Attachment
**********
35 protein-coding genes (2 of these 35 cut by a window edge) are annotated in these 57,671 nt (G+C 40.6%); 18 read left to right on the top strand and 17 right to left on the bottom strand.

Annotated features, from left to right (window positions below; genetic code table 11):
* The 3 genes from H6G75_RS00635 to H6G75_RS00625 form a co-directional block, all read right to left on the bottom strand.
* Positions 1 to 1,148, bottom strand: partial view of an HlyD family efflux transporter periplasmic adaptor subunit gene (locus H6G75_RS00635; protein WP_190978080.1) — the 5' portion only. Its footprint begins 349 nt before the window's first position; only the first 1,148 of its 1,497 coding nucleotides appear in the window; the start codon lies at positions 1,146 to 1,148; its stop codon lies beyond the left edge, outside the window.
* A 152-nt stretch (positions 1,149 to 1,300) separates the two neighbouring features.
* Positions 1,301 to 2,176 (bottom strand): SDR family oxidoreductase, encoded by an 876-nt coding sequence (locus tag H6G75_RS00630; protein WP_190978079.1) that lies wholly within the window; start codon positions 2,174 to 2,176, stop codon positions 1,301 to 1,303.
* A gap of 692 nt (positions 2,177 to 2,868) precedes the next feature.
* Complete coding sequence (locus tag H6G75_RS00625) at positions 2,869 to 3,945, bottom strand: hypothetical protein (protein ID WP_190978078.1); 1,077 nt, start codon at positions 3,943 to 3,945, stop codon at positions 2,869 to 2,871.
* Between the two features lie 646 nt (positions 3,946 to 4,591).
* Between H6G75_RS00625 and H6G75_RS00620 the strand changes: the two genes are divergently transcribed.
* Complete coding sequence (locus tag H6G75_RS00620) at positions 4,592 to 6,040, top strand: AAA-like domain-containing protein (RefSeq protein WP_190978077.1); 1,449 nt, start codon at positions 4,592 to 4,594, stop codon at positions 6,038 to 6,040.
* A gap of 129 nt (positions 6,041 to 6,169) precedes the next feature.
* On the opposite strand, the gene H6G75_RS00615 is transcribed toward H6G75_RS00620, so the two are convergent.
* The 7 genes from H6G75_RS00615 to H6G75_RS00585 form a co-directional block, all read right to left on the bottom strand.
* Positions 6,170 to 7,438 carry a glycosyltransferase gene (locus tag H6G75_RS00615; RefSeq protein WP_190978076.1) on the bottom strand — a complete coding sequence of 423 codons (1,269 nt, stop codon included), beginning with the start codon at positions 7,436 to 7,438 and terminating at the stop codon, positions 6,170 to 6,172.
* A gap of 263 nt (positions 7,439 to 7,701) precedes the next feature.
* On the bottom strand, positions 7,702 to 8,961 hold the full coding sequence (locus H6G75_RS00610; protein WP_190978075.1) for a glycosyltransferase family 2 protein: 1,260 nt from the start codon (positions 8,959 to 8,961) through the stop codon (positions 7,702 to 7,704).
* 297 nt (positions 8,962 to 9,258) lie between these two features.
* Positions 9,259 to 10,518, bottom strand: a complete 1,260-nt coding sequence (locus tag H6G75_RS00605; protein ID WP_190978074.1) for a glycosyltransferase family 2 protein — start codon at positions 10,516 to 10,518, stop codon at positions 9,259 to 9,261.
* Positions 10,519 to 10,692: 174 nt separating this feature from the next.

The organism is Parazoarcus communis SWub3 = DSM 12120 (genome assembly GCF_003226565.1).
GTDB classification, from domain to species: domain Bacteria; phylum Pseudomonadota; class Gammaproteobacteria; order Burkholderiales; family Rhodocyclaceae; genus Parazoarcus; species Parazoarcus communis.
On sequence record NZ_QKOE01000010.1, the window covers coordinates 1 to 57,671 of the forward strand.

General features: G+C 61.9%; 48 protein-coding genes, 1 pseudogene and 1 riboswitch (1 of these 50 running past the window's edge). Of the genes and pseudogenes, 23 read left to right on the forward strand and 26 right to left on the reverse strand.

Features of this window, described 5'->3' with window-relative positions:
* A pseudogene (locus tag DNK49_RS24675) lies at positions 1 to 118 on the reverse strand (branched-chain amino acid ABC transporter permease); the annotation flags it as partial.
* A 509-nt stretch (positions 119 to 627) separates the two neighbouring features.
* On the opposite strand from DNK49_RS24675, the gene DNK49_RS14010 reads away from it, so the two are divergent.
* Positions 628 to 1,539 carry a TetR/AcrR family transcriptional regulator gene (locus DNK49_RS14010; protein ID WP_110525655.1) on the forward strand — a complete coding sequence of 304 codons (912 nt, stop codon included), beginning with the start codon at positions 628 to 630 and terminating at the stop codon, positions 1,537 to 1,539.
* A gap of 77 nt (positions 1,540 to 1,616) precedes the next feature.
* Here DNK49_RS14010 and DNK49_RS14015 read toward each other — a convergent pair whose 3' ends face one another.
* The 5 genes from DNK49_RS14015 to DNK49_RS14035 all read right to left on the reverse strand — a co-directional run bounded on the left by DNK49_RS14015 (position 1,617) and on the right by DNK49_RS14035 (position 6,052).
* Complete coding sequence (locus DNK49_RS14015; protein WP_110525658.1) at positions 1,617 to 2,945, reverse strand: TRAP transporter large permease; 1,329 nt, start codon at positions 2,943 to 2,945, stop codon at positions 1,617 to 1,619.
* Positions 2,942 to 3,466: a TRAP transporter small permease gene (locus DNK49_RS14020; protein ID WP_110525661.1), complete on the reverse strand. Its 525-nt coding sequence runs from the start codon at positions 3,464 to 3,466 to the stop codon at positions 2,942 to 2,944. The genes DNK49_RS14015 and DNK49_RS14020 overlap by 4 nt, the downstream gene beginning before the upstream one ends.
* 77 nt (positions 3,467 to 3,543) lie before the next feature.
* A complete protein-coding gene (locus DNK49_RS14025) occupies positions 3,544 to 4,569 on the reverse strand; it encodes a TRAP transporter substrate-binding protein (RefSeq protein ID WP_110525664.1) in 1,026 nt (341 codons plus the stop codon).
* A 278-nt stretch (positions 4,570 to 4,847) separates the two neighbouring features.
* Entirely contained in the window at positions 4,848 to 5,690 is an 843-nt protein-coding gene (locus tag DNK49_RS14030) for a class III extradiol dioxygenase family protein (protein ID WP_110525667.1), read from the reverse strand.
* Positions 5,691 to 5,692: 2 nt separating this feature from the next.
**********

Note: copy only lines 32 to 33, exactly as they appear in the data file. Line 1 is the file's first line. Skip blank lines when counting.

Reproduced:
* The 5 genes from DNK49_RS14015 to DNK49_RS14035 all read right to left on the reverse strand — a co-directional run bounded on the left by DNK49_RS14015 (position 1,617) and on the right by DNK49_RS14035 (position 6,052).
* Complete coding sequence (locus DNK49_RS14015; protein WP_110525658.1) at positions 1,617 to 2,945, reverse strand: TRAP transporter large permease; 1,329 nt, start codon at positions 2,943 to 2,945, stop codon at positions 1,617 to 1,619.